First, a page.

When confronted with this or a similar situation, the employer should gather all the facts and then contact legal counsel for assistance in navigating all the issues that may arise.
 

For more information, please contact:

- See more at: http://www.spilmanlaw.com/Resources/Attorney-Authored-Articles/Labor---Employment/Immigration-Reform-May-Affect-All-Employers#sthash.ZfQKXhiL.dpuf

On January 29, 2013, President Obama announced his plan for comprehensive immigration reform. While the proposal to require mandatory, phased-in electronic employment verification has obvious implications for employers, the proposal to provide a pathway to earned citizenship may have an unforeseen effect on employers, as well. While surprising to some, many individuals in all walks of life do not have work authorization but are still members of the workforce.

Consider the following scenario: a long-term employee approaches you or a supervisor in your company and advises you that she provided you with a false social security card at the time she was hired, but that she now has a valid social security card and that she would like to update her records. How should an employer handle such a situation?

Several different issues are implicated in this and similar situations. At the outset, the employer will need to determine whether the employee was authorized to work in the past and whether the employee has current (and future) work authorization. Section 274A of the Immigration and Nationality Act provides that it is unlawful for an entity to hire an individual knowing the individual is unauthorized to work. The statute also provides that it is unlawful for an entity to continue to employ an individual knowing she is or has become unauthorized for employment.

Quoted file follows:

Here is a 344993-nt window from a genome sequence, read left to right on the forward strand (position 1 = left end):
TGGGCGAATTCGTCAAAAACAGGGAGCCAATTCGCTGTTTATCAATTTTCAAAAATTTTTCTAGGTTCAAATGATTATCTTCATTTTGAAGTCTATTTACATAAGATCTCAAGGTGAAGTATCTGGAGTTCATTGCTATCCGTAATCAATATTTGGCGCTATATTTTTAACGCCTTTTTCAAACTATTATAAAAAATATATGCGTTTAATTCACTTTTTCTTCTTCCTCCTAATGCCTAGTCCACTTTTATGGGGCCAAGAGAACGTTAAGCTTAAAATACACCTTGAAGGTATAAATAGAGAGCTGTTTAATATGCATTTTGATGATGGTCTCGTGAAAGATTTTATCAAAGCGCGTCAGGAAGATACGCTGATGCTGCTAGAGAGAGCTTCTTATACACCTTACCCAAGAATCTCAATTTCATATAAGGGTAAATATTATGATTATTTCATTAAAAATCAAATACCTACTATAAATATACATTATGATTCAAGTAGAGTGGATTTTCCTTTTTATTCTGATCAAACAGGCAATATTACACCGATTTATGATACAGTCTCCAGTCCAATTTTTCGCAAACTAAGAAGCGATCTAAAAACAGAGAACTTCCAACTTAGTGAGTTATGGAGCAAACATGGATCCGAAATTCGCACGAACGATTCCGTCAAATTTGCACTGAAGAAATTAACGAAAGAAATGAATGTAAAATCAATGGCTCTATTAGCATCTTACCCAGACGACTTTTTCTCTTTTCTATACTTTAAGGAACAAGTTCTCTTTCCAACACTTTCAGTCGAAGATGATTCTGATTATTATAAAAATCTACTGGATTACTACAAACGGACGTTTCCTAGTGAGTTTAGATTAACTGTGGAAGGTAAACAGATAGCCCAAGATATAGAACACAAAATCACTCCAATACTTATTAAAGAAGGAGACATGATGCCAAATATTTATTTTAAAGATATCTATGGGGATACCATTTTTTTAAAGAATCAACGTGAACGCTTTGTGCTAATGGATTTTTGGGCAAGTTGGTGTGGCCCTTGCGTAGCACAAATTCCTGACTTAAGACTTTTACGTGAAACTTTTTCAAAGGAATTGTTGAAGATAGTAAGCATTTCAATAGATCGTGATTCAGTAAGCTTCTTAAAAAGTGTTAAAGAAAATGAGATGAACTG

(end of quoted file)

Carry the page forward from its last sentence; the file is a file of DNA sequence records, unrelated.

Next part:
In the scenario we presented, the employer may have a defense to any charges that it knowingly employed an alien unauthorized to work in the United States in the past because the employer completed the I-9 process and determined that the employee’s offered documents were valid at the time. If the employee does not have current work authorization at the present time and going forward, however, the employer will be liable for violating the Immigration and Nationality Act if it continues the employee’s employment.

If the employee is currently authorized to work, the employer must consider the separate issue of the employee’s misrepresentation during the hiring process. The employer must review the particular facts of the situation, including whether the employee provided false information on the employment application, the I-9 form, or other company documents. The employer will need to review its policies and procedures, as well as its past practice in similar situations. Is there a written policy that provides for disciplinary action for falsification of employer documents? Does the employment application state that the individual represents that all of the information provided is accurate? Has the employer previously allowed an employee to continue their employment after discovering a misrepresentation in similar circumstances (for example, on a resume)? The employer should focus on its specific policies, whether the employee had notice of its policies, and treating employees with consistency for similar misconduct.